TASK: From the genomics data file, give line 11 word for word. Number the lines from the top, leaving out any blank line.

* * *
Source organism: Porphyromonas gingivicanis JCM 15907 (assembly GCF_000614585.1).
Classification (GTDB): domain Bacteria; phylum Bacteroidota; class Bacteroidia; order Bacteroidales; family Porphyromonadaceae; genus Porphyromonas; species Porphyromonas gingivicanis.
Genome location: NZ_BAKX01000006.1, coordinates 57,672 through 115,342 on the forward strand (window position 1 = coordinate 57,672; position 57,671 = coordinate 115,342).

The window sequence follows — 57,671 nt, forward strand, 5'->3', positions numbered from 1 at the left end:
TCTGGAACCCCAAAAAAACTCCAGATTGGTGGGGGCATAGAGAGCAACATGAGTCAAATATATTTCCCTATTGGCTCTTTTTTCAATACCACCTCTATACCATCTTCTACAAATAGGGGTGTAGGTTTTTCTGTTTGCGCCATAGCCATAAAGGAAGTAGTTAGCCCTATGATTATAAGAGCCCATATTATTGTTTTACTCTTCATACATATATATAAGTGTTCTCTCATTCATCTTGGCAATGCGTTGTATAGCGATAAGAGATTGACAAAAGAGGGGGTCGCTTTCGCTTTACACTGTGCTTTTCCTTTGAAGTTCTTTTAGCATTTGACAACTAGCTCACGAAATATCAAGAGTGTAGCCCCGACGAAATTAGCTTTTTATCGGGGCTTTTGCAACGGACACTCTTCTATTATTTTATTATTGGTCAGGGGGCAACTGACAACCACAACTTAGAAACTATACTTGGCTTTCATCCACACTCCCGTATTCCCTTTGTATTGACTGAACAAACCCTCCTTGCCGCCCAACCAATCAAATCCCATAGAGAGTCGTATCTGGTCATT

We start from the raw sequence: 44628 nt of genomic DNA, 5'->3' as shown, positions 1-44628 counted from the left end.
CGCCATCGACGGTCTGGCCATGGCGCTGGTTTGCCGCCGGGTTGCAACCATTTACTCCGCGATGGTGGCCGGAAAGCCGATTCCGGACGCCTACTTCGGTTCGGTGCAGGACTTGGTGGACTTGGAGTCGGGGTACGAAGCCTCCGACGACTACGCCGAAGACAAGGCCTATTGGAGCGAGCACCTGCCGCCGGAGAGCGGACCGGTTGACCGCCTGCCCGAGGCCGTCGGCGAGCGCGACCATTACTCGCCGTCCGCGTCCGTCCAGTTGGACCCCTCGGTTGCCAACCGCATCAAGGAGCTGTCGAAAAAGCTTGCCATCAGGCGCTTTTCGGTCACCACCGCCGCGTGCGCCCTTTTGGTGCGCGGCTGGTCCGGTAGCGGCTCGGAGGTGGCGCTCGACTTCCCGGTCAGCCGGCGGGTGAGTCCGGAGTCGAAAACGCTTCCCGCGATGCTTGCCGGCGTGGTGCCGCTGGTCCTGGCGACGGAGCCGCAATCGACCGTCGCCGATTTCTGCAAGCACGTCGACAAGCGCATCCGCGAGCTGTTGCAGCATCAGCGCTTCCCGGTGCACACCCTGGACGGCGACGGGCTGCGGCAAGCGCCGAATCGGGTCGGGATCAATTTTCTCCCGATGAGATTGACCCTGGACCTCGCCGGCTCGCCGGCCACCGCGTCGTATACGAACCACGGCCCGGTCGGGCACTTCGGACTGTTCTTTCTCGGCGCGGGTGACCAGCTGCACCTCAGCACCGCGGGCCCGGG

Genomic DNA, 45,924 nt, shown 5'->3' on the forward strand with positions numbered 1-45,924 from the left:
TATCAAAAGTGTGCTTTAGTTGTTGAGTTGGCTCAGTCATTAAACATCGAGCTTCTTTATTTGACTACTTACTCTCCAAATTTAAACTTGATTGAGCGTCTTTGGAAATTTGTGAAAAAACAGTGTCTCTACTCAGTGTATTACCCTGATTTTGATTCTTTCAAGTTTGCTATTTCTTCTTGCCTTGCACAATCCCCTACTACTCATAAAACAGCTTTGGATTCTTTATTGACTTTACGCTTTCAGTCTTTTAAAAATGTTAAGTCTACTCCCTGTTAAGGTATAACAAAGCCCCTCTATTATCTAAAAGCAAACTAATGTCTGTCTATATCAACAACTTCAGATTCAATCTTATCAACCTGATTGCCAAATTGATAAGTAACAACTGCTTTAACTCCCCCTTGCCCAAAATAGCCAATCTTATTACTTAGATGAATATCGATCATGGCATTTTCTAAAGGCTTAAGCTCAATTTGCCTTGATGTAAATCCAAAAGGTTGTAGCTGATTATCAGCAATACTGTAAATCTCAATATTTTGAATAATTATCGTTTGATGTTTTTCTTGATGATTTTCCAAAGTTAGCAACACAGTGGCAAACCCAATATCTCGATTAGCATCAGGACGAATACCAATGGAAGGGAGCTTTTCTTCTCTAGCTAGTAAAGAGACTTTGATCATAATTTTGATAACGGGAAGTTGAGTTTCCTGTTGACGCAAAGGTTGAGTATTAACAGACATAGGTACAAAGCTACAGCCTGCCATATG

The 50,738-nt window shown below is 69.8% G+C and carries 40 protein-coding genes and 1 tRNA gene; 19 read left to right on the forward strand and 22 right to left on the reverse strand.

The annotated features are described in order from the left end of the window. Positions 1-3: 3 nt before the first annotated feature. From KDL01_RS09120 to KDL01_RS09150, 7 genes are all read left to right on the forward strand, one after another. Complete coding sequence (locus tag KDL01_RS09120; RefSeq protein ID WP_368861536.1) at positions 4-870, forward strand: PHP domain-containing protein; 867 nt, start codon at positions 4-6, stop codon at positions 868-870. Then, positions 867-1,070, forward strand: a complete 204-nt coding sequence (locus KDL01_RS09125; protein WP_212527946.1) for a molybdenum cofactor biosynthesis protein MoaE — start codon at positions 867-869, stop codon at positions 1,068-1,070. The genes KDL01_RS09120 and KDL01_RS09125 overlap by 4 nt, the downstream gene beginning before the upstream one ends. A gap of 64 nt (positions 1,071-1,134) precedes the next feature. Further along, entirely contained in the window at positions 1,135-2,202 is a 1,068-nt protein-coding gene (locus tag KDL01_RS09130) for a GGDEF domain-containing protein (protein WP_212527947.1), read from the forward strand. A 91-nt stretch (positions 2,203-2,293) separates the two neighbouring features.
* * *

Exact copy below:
The annotated features are described in order from the left end of the window. Positions 1-3: 3 nt before the first annotated feature. From KDL01_RS09120 to KDL01_RS09150, 7 genes are all read left to right on the forward strand, one after another. Complete coding sequence (locus tag KDL01_RS09120; RefSeq protein ID WP_368861536.1) at positions 4-870, forward strand: PHP domain-containing protein; 867 nt, start codon at positions 4-6, stop codon at positions 868-870. Then, positions 867-1,070, forward strand: a complete 204-nt coding sequence (locus KDL01_RS09125; protein WP_212527946.1) for a molybdenum cofactor biosynthesis protein MoaE — start codon at positions 867-869, stop codon at positions 1,068-1,070. The genes KDL01_RS09120 and KDL01_RS09125 overlap by 4 nt, the downstream gene beginning before the upstream one ends. A gap of 64 nt (positions 1,071-1,134) precedes the next feature. Further along, entirely contained in the window at positions 1,135-2,202 is a 1,068-nt protein-coding gene (locus tag KDL01_RS09130) for a GGDEF domain-containing protein (protein WP_212527947.1), read from the forward strand. A 91-nt stretch (positions 2,203-2,293) separates the two neighbouring features.